Income tax experts say there needs to be a provision to deduct tax under Section 194N because the money withdrawn is not income.
In order to discourage cash transactions and move towards a less cash economy, the Finance Act 2019 (No 2) had inserted Section 194N into the Income Tax Act 1961 for withholding withholding tax (TDS) on cash withdrawals exceeding Rs 1 crore. The Union Budget 2020, however, reduced the threshold limit for TDS to Rs 20 lakh for taxpayers who have not filed their ITR in the past three years.
The TDS must therefore be deducted if a sum or a total of sums withdrawn in cash by a person during a particular financial year exceeds:
- Rs 20 lakh (if no ITR has been filed for the previous three AYs), or
- Rs 1 crore (if ITRs have been filed for all or any of the previous three AYs).
Who can deduct the TDS?
According to the Income Tax Department, the TDS is levied by banks (private, public, cooperatives) or post offices. The tax is deducted on any cash payment to any person exceeding Rs 20 lakh or Rs 1 crore (as the case may be) from his account held with such banks or post offices.
TDS deduction rate
TDS will be deducted at the prescribed rates if money is withdrawn in excess of Rs 20 lakh within a financial year. For example, the TDS is 2% on cash withdrawals over Rs 1 crore if the person withdrawing the money has deposited an ITR for one or all three previous AYs, then it will be 2% on cash withdrawals exceeding Rs 20 lakh and 5% on withdrawals exceeding Rs 1 crore if the person withdrawing the money has not deposited an ITR for any of the previous three AYs.
Need for provision to deduct tax under Section 194N
Income tax experts, however, say it is necessary to have a provision to deduct tax under Section 194N because the money withdrawn is not income.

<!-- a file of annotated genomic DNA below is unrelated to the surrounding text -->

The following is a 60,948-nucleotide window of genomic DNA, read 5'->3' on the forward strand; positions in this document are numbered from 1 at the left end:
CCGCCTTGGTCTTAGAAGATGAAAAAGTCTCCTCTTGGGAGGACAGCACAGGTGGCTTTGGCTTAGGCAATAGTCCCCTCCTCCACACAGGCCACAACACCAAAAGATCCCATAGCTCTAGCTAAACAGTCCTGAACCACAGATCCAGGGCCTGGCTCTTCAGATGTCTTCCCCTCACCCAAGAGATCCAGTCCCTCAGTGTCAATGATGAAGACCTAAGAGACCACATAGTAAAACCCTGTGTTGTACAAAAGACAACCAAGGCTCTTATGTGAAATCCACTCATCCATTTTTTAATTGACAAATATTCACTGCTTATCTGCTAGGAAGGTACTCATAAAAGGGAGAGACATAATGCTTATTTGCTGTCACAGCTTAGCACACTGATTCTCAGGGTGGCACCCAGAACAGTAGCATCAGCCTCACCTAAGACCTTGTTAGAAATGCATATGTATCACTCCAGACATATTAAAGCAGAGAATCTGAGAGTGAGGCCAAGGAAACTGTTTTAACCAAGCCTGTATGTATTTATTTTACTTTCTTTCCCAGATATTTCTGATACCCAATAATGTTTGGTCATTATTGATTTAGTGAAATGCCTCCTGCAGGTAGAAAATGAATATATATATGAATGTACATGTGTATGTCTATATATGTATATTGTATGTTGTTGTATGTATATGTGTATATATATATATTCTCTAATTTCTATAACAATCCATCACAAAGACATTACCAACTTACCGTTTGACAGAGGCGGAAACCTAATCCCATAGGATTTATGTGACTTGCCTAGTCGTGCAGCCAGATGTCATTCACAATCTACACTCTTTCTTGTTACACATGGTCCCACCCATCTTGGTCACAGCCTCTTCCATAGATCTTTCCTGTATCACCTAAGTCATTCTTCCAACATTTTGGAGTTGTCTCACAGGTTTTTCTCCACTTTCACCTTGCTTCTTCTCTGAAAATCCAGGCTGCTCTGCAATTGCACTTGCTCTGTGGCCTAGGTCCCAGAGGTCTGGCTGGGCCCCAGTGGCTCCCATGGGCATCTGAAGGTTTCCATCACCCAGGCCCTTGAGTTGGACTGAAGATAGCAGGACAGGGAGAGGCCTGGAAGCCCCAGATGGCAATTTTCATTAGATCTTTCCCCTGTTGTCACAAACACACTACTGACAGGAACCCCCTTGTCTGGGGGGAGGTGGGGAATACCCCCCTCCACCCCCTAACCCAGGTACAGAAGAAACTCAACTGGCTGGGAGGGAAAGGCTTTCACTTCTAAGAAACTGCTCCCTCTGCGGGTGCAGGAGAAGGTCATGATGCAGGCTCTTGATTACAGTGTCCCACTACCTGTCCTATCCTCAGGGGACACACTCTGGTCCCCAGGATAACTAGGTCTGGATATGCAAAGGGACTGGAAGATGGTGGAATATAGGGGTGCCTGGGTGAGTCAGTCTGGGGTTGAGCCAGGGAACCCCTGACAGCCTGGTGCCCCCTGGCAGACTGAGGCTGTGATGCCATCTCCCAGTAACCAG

According to Taxmann, Section 194N was introduced by the Finance Act (No. 2) 2019, which was later superseded by a new provision by the Finance Act 2020. This provision requires a deduction of tax from the source (TDS) on the money withdrawn. by a person from his account held at a bank, cooperative bank or post office.
Section 194N is covered by Chapter XVII which concerns the levying and collection of tax. Section 4 and Section 190 contain the enabling provisions for the deduction and collection of tax.
Article 4(1) provides that income tax is levied on the total income of the relevant year. Section 4(2) provides that in respect of income taxable under subsection (1), income tax shall be deducted at source or paid in advance, where so deductible. or payable under any provision of this Act.
Article 190 concerns the deduction/recovery of tax and the payment of withholding tax. Paragraph (1) of the said article provides that: “Notwithstanding the fact that regular taxation in respect of any income must be made in a subsequent tax year, tax on such income shall be payable by withholding or deduction at source or by advance payment or by payment under subsection (1A) of section 192, as the case may be, in accordance with the provisions of this chapter.
This provision expressly provides that the collection and deduction of tax are made on the income of the person assessed. If the amount received cannot be considered income in the hands of the receiver on which tax is payable, no tax can be deducted/collected at source.
“The TDS on cash withdrawals was introduced to promote a cashless economy and discourage cash payments. Section 194N requires the deduction of tax on the amount withdrawn from accounts. However, this contradicts the provisions of Article 4 and Article 190. There is no cash income component withdrawn from a bank account, therefore, the issue of TDS should not arise” , says Naveen Wadhwa, DGM, Taxmann.
The Supreme Court upheld this proposition in CIT v. Eli Lilly & Co. (India) (P.) Ltd.  178 Taxman 505 (SC) that if a particular income does not fall within section 4(1), then the provisions of the TDS cannot come into effect. Madras High Court in Tirunelveli District Central Co-operative Bank Ltd. vs. JCIT  119 taxmann.com 21 (Madras) also held that tax cannot be deducted under Section 194N if the money withdrawn is not income of the account holder.
Thus, “it is expected that the government will make an appropriate amendment to the law to put an end to any possible litigation on this provision”, adds Wadhwa.
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